Sunday, February 14, 2010

A Valentine's Valentine


Valentine’s Day 1856, Somewhere in Virginia, was in the days before the Civil War, which is always an important historical fact here in The South. But, this time Valentine’s Day 1856 is all that is in the thoughts of Mr. and Mrs. James Gibbs of Virginia as they celebrate their young love with the impending birth of their daughter, Cornelia, who would one day be the Valentine of all Valentine’s for one young man’s heart.

Would they have known that in less than two weeks, on March 4, 1856, a baby girl would change the world of someone forever? Would they have known that little Cornelia would be the most beautiful of babies born in Virginia? Probably... Would they have known that she would steal their hearts and be the joy of their lives? It wouldn’t take long! Would they know that every beau would come from all over just for the chance to court her? I’ll bet they found out!


Miss Cornelia Gibbs came to Arkansas as a young girl and it was here in Hot Springs, Arkansas where she met a young man from South Arkansas named Robert Davies...Mr. Davies is the man whose heart she stole at first glance. Hot Springs, Arkansas was a beautiful, bustling young town in the mid to late 1800’s. Hot Springs was at a time, during the Civil war, the Capital of the State of Arkansas. The hot waters cascading down the mountain in the heart of the town was a sight that people would come by the train loads to see. Whittington Park was where young lovers would gather to court each other. It was here at Whittington Park where a young Cornelia and Mr. Robert Davies fell in love and soon married...Life was very good for the young couple.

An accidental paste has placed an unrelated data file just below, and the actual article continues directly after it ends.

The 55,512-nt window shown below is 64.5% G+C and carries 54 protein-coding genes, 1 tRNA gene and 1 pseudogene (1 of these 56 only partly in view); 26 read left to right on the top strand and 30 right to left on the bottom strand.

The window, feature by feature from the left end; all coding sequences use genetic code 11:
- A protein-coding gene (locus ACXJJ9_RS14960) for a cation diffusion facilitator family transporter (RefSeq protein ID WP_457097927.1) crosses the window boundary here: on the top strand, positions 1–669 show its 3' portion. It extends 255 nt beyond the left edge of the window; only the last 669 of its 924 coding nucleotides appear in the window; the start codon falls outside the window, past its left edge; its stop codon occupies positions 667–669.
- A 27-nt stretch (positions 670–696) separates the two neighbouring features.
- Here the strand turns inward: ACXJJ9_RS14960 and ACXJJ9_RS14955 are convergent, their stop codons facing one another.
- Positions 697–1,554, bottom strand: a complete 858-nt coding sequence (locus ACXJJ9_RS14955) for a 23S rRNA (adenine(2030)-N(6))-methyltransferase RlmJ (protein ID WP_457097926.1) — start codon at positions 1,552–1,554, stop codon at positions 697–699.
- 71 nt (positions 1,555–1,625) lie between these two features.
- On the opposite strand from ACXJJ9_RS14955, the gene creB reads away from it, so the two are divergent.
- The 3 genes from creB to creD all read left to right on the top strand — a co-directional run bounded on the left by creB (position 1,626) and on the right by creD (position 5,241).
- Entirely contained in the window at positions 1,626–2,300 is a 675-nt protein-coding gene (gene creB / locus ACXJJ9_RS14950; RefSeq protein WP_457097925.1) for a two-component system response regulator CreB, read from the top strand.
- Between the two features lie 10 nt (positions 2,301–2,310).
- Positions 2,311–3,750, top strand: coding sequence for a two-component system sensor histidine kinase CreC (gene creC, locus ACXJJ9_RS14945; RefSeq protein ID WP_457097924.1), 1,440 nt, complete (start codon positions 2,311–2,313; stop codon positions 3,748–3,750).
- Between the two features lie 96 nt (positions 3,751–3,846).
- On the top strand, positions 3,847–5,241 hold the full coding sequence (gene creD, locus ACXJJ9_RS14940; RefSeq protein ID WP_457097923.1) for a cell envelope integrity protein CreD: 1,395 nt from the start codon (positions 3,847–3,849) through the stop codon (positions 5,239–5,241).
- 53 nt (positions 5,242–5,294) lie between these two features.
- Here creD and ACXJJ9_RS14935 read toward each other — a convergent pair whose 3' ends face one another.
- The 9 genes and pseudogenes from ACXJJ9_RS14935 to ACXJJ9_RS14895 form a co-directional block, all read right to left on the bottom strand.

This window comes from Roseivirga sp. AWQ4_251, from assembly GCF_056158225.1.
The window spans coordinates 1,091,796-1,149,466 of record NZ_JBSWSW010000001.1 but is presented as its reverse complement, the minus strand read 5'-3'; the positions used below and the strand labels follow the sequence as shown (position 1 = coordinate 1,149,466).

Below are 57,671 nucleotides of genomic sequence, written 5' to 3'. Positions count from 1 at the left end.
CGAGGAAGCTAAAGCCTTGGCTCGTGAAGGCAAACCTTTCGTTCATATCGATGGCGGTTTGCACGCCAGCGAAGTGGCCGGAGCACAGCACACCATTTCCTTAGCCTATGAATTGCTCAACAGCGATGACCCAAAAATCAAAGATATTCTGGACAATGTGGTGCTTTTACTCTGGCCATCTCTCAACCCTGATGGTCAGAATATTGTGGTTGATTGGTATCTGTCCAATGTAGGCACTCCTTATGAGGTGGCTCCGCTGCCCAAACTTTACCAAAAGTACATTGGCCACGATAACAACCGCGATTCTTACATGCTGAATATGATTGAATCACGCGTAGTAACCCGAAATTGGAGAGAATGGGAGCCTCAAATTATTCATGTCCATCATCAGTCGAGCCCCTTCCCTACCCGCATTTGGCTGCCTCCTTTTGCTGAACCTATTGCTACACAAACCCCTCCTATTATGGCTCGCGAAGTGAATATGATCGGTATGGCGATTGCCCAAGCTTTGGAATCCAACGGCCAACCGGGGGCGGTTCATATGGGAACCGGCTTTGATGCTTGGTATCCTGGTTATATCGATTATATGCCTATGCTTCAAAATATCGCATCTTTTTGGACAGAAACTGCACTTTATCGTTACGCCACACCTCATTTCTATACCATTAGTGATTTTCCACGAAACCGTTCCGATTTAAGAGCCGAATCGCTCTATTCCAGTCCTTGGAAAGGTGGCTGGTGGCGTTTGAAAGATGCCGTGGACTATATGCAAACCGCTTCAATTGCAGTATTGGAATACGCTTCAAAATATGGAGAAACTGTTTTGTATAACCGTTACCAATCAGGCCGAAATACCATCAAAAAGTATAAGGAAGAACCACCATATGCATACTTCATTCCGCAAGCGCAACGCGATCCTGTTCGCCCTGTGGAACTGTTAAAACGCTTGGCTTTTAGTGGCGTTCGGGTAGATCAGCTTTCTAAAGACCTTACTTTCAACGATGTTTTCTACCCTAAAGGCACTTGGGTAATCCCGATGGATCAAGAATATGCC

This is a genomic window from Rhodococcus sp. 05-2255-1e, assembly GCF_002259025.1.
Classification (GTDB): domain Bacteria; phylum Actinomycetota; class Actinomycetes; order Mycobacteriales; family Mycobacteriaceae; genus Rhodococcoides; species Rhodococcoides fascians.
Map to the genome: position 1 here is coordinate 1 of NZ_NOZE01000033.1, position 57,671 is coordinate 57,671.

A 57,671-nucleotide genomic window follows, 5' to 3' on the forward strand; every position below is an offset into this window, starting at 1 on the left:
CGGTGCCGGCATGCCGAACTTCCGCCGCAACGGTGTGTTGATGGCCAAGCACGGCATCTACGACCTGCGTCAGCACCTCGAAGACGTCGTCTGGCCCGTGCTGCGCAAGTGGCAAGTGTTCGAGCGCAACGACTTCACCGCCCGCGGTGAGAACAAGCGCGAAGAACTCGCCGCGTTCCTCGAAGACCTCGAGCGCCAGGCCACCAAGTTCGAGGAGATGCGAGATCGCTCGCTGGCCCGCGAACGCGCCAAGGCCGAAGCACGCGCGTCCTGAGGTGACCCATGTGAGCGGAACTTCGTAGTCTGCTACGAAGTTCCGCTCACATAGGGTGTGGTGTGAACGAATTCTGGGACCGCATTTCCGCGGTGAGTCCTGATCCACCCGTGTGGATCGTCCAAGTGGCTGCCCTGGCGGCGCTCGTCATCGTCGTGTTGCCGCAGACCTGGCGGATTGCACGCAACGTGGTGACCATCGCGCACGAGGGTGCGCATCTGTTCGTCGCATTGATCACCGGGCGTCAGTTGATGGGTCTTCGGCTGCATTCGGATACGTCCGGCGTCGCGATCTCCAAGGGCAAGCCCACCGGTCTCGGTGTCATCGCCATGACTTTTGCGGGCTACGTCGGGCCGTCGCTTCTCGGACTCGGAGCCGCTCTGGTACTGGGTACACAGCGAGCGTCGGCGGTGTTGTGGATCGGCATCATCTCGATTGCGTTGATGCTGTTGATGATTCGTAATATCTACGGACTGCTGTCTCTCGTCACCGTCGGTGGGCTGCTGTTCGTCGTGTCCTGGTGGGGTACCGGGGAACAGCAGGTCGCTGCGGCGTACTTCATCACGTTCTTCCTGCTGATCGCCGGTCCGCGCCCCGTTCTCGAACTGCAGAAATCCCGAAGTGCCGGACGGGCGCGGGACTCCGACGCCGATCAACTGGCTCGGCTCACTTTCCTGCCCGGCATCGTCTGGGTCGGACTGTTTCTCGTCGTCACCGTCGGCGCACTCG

While Cornelia stayed at home raising their children and enjoying the life of young love...Robert was enjoying being a young attorney in a bustling new town closing in on a new century. The War hadn’t scared Hot Springs like it had other Southern cities, that is one of the reasons that Mr. Davies and his family had taken refuge here at the start of the war.

Cornelia was a joy filled mother and wife, her family was her heart and her heart was her family.. Five beautiful children would fill her days and entertaining her husband and his business associates would fill many a night...Cornelia was really and truly loved by all who ever met her. She was awaited at her church socials for her hospitality and just the plain ole fact she loved God and instilled that same love in her family. All of this is why the weeks leading up to July 2, 1884 were so terribly painful. Cornelia had just given birth to her sixth child when a fever developed and she took ill…The doctor stayed close and friends and family drew near. Everyone tried the best that they could to take care of her, nothing seemed to help...she grew weaker. Her dear husband, the love of her life, never left her side...Cornelia died that summer day...Life stood still.
Her monument says more than I ever could…Death Came over Her Dear Form like an Untimely Frost, Upon the Sweetest Fairest Flower of the Field….
   Oh, to be loved this much....                                                      

1 comment:

  1. Hi Ruth! Is this yet another GYR Cemetery blog? Wow - you rock!